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Meaning of REPROVE

Pronunciation:  ri'proov

WordNet Dictionary
[v]  take to task; "He admonished the child for his bad behavior"

REPROVE is a 7 letter word that starts with R.


 Synonyms: admonish
 See Also: criticise, criticize, pick apart



Webster's 1913 Dictionary
\Re*prove"\ (r?-pr??v"), v. t. [imp. & p. p. {Reproved}
(-pr??vd"); p. pr. & vb. n. {Reproving}.] [F. r['e]prouver,
OF. reprover, fr. L. reprobare. See {Reprieve}, {Reprobate},
and cf. {Reproof}.]
1. To convince. [Obs.]

         When he is come, he will reprove the world of sin,
         and of righteousness, and of judgment. --John xvi.

2. To disprove; to refute. [Obs.]

         Reprove my allegation, if you can.    --Shak.

3. To chide to the face as blameworthy; to accuse as guilty;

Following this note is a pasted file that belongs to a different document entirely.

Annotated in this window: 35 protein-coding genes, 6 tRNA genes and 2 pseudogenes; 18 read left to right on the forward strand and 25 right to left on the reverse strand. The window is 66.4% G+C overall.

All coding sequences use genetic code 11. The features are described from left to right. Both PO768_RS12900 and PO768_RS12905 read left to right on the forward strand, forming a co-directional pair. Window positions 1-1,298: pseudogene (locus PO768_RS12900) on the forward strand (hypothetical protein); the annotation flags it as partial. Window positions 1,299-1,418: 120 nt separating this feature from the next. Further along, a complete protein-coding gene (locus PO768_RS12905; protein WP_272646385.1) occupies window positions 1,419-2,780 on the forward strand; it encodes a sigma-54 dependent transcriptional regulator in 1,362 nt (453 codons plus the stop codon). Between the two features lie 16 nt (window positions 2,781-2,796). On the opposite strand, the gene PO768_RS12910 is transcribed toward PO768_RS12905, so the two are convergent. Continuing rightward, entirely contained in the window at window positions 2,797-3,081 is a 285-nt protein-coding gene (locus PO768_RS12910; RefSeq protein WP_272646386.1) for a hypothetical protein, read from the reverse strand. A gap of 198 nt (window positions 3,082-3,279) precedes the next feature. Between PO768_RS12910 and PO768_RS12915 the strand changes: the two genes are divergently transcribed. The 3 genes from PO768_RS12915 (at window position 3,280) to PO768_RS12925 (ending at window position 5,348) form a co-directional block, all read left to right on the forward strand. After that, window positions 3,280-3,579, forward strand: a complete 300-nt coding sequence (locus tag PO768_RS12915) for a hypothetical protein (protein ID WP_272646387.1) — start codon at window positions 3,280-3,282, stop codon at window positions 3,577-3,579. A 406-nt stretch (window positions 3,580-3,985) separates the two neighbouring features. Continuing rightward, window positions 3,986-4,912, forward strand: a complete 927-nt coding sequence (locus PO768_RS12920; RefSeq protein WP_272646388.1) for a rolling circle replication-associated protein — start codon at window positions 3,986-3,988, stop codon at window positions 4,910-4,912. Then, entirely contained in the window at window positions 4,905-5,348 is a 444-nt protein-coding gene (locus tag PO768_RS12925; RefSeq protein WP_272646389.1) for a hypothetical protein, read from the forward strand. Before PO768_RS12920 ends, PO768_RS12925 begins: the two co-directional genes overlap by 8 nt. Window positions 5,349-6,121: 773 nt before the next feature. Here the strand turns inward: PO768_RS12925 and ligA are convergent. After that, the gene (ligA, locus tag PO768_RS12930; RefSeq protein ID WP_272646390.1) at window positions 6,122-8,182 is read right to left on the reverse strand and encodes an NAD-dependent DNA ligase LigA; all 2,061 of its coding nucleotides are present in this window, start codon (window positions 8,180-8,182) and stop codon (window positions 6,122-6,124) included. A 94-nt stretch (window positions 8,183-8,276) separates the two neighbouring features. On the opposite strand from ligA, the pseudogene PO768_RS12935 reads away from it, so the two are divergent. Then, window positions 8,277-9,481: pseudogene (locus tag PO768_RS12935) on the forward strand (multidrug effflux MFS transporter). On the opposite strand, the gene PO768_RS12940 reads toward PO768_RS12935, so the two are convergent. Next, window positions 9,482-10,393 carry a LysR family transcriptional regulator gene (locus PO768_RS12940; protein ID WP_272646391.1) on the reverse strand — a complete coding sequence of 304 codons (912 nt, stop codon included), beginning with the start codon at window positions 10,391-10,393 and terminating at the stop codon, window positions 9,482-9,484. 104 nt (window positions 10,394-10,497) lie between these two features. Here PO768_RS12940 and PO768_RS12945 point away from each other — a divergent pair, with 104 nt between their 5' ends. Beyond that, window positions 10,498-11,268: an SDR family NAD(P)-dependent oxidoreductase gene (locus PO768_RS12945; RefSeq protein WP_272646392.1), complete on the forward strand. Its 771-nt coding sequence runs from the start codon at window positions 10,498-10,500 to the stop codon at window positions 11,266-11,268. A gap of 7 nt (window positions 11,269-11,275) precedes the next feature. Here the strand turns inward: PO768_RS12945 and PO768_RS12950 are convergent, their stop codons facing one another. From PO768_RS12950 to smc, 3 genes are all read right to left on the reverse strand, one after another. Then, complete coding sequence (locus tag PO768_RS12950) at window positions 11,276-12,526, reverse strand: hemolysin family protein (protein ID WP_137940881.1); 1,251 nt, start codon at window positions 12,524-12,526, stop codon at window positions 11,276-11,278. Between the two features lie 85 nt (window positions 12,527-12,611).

to censure.

         What if thy son

         Prove disobedient, and, reproved, retort,
         ``Wherefore didst thou beget me?''    --Milton.

4. To express disapprobation of; as, to reprove faults.

         He neither reproved the ordinance of John, neither
         plainly condemned the fastings of the other men.

Syn: To reprehend; chide; rebuke; scold; blame censure.

Usage: {Reprove}, {Rebuke}, {Reprimand}. These words all
       signufy the expression of disapprobation. To reprove
       implies greater calmness and self-possession. To
       rebuke implies a more excited and personal feeling. A
       reproof may be administered long after the offience is
       committed, and is usually intended for the reformation
       of the offender; a rebuke is commonly given at the
       moment of the wrong, and is administered by way of
       punishment and condemnation. A reprimand proceeds from
       a person invested with authority, and is a formal and
       offiscial act. A child is reproved for his faults, and
       rebuked for his impudence. A military officer is
       reprimanded for neglect or violation of duty.